We report the case of a 9-month-old female infant thought to have a sacrococcygeal teratoma. Pathological examination of the surgical specimen revealed a CIFS.


Case report

A 9-month-old female infant was brought to our outpatient department by a distraught mother. The infant was born with a painless sacral mass, which had been progressively increasing in size. Her mother had sought help from faith healers and traditionalists, which accounted for the late presentation. There were no associated local or systemic symptoms. There was no history of maternal illness during pregnancy nor was there use of unprescribed medications. Physical examination revealed a healthy-looking female infant who was not pale, no pedal oedema or significant lymphadenopathy. There was a 25 x 20 cm mass of mixed consistency overlying the sacral region, extending to both gluteal regions and partially surrounding the anus (Fig. 1). Anal sphincteric tone was found to be slightly reduced on digital rectal examination. A tentative diagnosis of sacrococcygeal teratoma was made.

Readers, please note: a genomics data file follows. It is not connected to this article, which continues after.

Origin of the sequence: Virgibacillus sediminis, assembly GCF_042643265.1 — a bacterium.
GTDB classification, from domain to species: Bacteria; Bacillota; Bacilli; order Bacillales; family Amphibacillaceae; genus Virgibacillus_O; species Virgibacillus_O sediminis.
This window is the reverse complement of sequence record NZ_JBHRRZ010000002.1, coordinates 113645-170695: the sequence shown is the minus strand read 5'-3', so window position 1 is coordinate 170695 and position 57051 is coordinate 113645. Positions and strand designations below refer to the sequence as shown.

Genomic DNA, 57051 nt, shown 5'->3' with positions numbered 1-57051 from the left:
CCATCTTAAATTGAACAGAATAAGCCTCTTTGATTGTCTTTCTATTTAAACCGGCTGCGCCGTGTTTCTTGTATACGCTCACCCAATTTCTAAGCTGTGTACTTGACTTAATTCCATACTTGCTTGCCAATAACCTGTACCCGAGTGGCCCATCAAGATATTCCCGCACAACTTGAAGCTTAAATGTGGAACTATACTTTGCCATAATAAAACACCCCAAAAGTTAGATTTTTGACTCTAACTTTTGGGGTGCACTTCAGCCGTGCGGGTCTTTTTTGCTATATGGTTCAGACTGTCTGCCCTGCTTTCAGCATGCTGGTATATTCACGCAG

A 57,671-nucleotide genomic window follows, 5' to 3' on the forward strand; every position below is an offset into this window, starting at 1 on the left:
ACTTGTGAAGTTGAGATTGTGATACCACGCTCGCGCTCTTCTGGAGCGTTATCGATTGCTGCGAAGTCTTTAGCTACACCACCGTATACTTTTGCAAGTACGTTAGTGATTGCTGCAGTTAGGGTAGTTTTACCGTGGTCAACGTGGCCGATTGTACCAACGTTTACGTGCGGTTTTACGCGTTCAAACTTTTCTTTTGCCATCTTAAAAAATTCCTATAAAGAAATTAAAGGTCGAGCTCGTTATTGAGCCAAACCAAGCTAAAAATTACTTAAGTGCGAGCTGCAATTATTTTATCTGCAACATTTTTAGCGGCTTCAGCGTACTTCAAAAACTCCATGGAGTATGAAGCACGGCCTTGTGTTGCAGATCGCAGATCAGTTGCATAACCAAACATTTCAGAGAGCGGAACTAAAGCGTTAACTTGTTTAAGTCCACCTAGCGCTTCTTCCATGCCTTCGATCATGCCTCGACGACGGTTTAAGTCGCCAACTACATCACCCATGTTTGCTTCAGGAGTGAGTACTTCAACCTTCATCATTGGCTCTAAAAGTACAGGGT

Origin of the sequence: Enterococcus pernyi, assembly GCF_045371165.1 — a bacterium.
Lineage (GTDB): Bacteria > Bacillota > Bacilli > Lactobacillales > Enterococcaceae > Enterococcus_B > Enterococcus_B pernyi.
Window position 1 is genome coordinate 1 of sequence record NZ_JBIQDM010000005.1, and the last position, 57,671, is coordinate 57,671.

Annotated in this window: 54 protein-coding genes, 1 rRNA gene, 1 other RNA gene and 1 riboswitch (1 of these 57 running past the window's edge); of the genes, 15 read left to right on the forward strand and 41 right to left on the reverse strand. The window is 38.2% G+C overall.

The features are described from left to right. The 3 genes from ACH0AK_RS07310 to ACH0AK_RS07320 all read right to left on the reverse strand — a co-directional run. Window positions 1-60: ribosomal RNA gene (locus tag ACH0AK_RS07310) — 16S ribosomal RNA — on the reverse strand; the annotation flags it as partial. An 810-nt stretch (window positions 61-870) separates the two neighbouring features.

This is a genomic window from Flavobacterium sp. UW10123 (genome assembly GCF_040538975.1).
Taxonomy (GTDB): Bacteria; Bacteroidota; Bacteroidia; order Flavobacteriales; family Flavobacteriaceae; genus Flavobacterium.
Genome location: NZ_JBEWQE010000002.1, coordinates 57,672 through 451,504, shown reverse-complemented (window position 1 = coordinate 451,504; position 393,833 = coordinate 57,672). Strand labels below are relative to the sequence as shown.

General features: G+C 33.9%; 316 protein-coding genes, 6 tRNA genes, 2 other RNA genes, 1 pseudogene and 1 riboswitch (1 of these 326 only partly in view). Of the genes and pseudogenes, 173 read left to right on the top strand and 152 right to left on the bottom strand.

Sacral X-rays were normal. Ultrasonography confirmed the heterogeneous nature of the mass and ruled out any intra-abdominal extension. Serum alpha-fetoprotein levels were not elevated. The mass was excised via a standard Chevron incision. There was significant infiltration of both gluteal and sphincteric muscles precluding complete excision. The tip of the coccyx was excised in continuity with the mass. Grossly, we received ulcerated soft tissue measuring 12 χ 9 χ 7 cm covered by an eclipse of skin with cut section showing greyish-white and haemorrhagic areas. Microscopic assessment of the sacrococcygeal mass showed a hypercellular tumour composed of plump spindle cells with elongated nuclei and abundant eosinophilic cytoplasm arranged in storiform and herringbone patterns in areas. There was rare abnormal mitosis and the margins of resection were involved. These features were in keeping with CIFS (Fig. 2).